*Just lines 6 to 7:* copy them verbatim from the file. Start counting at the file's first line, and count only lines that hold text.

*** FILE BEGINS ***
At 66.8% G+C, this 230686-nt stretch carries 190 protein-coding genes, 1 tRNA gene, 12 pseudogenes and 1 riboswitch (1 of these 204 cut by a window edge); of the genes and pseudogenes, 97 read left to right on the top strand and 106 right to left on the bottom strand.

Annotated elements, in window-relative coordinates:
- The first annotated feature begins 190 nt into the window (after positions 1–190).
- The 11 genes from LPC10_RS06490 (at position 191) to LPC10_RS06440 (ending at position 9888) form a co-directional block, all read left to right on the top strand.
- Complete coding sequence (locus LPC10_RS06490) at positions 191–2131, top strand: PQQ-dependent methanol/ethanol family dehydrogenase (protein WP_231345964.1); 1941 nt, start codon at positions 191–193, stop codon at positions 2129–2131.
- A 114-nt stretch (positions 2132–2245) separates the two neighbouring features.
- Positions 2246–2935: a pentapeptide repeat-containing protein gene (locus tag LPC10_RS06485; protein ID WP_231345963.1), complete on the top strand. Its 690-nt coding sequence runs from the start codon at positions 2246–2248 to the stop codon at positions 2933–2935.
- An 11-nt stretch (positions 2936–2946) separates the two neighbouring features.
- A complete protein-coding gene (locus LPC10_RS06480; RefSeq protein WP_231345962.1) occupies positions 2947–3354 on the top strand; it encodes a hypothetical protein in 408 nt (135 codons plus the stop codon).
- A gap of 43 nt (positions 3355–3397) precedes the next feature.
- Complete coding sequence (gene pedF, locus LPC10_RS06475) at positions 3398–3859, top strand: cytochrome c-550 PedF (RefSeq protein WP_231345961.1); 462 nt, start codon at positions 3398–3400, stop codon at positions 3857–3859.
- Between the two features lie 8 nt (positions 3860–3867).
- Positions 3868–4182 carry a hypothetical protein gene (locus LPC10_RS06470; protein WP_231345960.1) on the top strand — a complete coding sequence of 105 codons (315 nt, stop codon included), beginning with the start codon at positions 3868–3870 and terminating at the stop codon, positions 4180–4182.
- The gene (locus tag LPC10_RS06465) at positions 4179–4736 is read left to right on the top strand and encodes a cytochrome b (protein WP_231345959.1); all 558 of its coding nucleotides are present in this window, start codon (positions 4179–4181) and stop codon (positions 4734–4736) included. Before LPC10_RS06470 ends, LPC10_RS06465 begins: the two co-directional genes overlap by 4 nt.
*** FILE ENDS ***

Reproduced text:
- A 114-nt stretch (positions 2132–2245) separates the two neighbouring features.
- Positions 2246–2935: a pentapeptide repeat-containing protein gene (locus tag LPC10_RS06485; protein ID WP_231345963.1), complete on the top strand. Its 690-nt coding sequence runs from the start codon at positions 2246–2248 to the stop codon at positions 2933–2935.